With the depressing world news this week of Trump being voted in and rising numbers of hate crime, racism and sexism across the UK and America. I find it easy to be sucked into the darkness of the world news, of the media, to begin to view everything through negative lenses and miss the beauty and good things which are happening around me. To try and counteract this I have been trying hard to practice thankfulness. Thinking of things each day which I am thankful for, things which have been positive.
Some weeks in the nurture role you have to work quite hard to find the positives, but this week it was wonderful to see the children I work with coping well, taking part, enjoying school and smiling. Yesterday I trained Sunflowers day nursery, I have worked with them many times over the years, it was a joy to spend time with them again, to see how they have developed, I was reminded how much I love training, how I love supporting and nurturing staff to develop ideas, try things out, reflect and ask questions and how much I learn from them, once again I left Sunflowers feeling inspired and enthused about the richness of early years practice.
This morning I walked around the meadow at the back of our house, I love the Autumn morning when the sun is rising and there is mist hanging over the valley, a reminder of the beauty that is around me.
Through the darkness and the negative stories I know I need to find the positives, to notice the good things which bring me hope and make me smile.
This term is about reflecting and reviewing the nurture work over the past year. It is time to write end of year reports, remember the children as they were in September and recognise the tremendous change , they, their staff and I have seen over the year. It is about stopping and noticing the beauty in their development.
The year has at times been fraught, there have been many tears and much laughter. Some highlights for me have been seeing children who started the year very scared and frightened are now laughing, joining in, making friends. Being able to write end of year reports and describe a child as being a happy, smiling, joyful child is a wonderful achievement. Once again I have seen school staff work so hard to accept, love and support these children. Once again I have been reminded that progress for a child is not just about their academic attainment.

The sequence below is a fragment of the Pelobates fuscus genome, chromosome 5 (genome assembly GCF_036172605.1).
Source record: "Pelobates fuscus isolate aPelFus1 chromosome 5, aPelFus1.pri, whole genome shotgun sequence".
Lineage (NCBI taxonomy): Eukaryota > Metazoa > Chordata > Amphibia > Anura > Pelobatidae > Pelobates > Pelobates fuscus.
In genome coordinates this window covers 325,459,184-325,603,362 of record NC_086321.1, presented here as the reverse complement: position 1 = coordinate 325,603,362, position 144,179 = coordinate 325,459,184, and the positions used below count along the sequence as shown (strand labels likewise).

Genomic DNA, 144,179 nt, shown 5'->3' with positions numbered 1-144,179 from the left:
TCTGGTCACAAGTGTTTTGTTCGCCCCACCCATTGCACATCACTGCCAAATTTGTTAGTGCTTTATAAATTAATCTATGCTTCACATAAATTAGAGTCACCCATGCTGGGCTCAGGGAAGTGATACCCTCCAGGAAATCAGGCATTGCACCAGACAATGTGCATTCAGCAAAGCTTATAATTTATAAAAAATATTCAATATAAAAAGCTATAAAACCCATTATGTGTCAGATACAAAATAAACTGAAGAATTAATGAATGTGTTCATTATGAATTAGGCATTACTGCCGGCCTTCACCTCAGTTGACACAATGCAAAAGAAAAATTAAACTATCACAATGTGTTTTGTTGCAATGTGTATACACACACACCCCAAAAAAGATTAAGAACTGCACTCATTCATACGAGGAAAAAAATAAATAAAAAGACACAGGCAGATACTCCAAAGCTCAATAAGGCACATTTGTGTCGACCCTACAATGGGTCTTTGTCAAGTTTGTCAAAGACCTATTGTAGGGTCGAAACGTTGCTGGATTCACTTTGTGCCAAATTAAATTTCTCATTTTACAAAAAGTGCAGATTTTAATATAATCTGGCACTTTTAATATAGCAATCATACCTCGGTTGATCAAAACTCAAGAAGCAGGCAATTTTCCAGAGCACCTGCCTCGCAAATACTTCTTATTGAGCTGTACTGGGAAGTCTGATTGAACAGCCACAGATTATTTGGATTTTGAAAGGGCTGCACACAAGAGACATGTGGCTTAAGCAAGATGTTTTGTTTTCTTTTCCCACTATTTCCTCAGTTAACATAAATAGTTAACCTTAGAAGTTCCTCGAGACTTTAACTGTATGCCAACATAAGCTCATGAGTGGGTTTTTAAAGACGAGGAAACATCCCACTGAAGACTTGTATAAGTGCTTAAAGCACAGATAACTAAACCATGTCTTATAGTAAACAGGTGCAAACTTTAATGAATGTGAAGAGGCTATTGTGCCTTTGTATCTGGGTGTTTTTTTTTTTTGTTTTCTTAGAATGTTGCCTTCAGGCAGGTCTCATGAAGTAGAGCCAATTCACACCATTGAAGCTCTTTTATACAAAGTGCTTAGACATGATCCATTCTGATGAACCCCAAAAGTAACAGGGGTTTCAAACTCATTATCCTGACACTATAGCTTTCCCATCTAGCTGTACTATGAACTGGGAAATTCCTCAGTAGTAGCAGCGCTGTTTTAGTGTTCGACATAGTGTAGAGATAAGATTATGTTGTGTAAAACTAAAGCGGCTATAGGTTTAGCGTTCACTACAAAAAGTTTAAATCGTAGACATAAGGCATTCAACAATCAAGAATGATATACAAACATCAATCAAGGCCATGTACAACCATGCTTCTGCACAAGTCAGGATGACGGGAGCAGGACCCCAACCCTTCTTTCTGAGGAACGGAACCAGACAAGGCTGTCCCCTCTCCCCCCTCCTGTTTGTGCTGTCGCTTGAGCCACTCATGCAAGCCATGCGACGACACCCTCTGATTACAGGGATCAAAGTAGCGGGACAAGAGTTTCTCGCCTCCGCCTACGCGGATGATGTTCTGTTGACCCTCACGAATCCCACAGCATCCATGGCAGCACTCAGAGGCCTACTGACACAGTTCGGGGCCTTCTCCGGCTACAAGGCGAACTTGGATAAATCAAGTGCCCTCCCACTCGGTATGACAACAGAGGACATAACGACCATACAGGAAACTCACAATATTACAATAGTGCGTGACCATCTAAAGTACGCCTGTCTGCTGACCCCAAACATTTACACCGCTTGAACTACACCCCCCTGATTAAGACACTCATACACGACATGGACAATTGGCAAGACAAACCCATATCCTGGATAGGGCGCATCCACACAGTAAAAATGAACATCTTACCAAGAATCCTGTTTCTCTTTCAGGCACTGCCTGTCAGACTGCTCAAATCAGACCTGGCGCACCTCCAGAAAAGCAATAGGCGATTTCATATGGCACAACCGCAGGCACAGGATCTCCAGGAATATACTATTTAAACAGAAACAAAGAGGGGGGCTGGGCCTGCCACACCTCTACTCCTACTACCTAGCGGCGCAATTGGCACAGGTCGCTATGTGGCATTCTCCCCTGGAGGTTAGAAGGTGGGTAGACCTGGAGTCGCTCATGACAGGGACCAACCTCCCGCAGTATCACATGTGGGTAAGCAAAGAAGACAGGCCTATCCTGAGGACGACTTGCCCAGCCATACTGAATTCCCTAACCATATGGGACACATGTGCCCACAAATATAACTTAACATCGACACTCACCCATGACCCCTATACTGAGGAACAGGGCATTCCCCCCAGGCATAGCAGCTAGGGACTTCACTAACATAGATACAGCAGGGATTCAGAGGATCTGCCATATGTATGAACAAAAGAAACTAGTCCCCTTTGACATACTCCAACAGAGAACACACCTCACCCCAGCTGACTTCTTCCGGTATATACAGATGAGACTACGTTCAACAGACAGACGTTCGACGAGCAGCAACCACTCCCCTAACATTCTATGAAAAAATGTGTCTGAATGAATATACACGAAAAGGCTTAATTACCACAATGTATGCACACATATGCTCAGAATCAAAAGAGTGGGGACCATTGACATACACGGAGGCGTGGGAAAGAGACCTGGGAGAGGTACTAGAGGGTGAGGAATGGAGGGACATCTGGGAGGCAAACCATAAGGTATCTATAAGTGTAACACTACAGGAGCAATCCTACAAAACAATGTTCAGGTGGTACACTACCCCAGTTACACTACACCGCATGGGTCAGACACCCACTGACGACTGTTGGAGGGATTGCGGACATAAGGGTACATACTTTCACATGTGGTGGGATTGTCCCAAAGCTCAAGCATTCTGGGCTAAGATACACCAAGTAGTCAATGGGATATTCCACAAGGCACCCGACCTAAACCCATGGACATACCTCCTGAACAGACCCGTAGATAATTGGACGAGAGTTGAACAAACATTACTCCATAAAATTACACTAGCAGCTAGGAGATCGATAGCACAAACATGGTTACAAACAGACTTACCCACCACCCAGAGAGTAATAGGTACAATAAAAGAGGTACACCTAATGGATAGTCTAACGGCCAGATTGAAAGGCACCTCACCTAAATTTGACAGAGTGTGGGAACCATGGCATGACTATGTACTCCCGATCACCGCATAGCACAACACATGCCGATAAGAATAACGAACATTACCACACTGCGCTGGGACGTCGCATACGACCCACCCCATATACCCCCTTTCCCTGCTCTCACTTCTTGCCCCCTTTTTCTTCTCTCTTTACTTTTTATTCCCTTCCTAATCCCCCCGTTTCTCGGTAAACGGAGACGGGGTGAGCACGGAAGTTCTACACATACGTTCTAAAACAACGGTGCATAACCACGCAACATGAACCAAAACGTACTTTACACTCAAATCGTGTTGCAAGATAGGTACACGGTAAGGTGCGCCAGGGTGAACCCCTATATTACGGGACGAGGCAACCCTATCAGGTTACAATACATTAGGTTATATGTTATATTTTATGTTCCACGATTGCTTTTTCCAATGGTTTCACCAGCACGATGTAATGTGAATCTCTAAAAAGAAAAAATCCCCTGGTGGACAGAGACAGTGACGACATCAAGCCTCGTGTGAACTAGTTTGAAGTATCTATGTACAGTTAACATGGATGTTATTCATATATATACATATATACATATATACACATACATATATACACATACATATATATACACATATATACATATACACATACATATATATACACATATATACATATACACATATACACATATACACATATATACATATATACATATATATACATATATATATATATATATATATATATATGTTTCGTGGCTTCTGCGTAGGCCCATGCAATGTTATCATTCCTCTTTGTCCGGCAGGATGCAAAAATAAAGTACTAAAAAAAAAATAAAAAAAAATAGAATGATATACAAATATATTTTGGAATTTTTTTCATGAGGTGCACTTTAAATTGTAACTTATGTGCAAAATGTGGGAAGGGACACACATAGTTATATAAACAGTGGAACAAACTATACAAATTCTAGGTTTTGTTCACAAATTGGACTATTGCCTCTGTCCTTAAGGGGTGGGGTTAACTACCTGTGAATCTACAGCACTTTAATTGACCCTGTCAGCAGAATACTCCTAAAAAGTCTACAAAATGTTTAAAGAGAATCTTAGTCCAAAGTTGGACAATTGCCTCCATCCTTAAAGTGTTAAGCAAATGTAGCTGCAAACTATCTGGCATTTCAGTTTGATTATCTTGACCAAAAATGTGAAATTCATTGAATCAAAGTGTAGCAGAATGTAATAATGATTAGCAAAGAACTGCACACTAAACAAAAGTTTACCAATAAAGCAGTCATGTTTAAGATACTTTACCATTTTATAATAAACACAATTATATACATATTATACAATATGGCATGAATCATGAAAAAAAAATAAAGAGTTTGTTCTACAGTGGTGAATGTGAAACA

Throughout the year I have walked around the meadow at the back of our house, every Sunday morning, it’s a bit of ritual for me, it is a place where I can think, reflect and just be. A thought I had this morning was about the changes I see in the meadow through the year, in the Autumn it has been mown, it is short, sparse and a bit spiky, in the winter if often looks quite bleak, then in the spring it begins to develop new life, to grow and develop and in the summer it is space of beauty. This morning I noticed the butterflies and moths have returned, more of the wildflowers were there, it is back to being a space of beauty. But you only really notice the butterflies and the flowers when you slow down and notice and look. I felt this was really similar to the nurture work. There are times at the beginning of the year where it is hard and spiky work and there are many times in the year where it feels really bleak. But it does change, through the process of remembering and reviewing, of stopping and noticing the small changes that have been made, we can see the beauty that has developed and that is something to celebrate.
It has been a week of awful news , the homophobic deaths in Orlando, the tragic death of Jo Cox and personally an old friend of mine , Bob Holman died of motor neurone disease this week. I have also been reminded several times this week, how extremely hard and sad life is for many of the children I work with. In weeks like this, it is really hard to find any hope, to find any light in the darkness. I have found myself each day acknowledging how hard it feels, how desperately sad it makes me feel. When life is dark it’s important to acknowledge the darkness and the feelings that brings. But I also know, particularly with the children I work with, I need to find some light, some hope.
The hope for me this week has been reading Brendan Cox’s words, just hours after his wife’s death, calling on people to “fight against the hatred that killed her”, reminding people how Jo believed in a better world. Bob Holman’s death is very sad, but he leaves behind a legacy of fighting for justice and against poverty, his work influenced and touched many people, my memory of Bob is that he hoped and believed that things could be different, he believed there could be change.
Finding light in my nurture work has been through seeing the children laughing, engaging and playing, these sound like small things, but for many of the children I work with, that is a huge achievement. Also in the rest of life enjoying being with friends and family, enjoying the preciousness of our time together and giving thanks for our lives.